Priesthood in the Army is challenging but rewarding. The reality is that war is hard and you see and hear sad things, but it is our calling to help people remain connected to the sacred. The soldiers and officers as well as their families sacrifice so much so that others might have life more fully. These great men and women are working for a more perfect peace in Iraq by working for greater justice for all. The local people test the boundaries of freedom here every day as they experience new levels of independence. It is our hope and prayer that they will embrace the elections to vote and create a free society where all citizens have an equal opportunity to learn, work, vote and worship without threat of reprisals.
Naturally we anticipate life getting harder in January so we pray for the safety of not only our troopers but the Iraqi civilians who do want to vote. The determination of local nationals is going to be the real factor of success in rebuilding Iraq.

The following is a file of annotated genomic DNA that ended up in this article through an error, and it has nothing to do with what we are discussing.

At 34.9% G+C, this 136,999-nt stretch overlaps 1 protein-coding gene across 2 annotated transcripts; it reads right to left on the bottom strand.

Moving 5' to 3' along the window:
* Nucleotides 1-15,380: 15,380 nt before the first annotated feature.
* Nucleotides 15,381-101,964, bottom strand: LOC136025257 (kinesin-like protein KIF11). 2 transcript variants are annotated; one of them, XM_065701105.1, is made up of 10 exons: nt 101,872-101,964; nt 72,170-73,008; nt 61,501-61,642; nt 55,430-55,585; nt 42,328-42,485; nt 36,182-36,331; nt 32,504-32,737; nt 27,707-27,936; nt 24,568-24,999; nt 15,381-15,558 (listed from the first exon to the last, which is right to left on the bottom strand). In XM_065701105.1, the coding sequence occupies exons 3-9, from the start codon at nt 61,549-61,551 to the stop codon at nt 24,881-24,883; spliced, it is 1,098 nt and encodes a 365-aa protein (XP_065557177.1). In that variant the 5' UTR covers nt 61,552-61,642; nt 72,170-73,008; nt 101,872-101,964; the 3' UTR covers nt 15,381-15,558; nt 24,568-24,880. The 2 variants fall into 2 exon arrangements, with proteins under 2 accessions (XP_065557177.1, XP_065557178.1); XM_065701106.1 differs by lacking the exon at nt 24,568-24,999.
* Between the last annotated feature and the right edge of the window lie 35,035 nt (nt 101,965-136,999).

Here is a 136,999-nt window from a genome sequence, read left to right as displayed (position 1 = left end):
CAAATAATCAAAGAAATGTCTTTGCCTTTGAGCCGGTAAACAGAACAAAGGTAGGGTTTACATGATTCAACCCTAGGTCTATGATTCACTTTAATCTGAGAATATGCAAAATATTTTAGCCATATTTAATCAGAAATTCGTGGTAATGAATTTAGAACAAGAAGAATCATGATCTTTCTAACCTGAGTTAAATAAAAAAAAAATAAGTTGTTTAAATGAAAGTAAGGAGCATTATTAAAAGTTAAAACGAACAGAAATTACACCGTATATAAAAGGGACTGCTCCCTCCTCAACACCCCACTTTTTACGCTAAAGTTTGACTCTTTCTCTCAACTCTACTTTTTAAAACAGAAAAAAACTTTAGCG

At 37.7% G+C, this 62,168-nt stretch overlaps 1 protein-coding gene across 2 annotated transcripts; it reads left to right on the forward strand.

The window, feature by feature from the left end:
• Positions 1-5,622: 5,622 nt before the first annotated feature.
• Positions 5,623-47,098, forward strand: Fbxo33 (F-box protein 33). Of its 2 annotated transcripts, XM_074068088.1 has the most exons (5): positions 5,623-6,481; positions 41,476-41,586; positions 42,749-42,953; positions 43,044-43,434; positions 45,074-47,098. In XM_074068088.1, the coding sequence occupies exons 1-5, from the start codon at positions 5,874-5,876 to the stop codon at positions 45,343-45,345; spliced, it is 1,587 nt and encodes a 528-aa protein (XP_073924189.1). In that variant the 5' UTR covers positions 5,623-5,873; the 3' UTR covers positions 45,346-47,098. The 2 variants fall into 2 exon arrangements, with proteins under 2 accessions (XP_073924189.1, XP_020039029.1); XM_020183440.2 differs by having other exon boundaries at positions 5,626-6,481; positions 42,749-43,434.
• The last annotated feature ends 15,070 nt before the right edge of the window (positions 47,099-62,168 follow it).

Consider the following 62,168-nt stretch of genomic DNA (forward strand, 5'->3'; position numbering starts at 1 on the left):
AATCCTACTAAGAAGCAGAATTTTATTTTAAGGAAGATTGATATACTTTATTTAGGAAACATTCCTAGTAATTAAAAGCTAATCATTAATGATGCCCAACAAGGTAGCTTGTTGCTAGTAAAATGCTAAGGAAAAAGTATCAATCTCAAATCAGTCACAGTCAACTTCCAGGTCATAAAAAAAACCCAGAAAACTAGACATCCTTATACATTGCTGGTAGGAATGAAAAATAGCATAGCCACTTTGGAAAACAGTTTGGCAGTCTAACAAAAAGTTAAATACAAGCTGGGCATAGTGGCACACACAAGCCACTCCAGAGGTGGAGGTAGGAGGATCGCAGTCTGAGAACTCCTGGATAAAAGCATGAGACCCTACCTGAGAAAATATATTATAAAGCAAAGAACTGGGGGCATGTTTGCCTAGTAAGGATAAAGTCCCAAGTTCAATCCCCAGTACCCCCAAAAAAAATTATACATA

Let us all pray as the New Year begins that 2005 may be a new beginning and hope-filled time for the Iraqi community. May God bless you for your support of our troops and their families. Please keep the prayers coming.
Father Michael Heninger is a priest from the Archdiocese of Atlanta serving his second tour of duty in Iraq. He is an Army chaplain in Baghdad with the 1st Cavalry Division out of Fort Hood, Texas.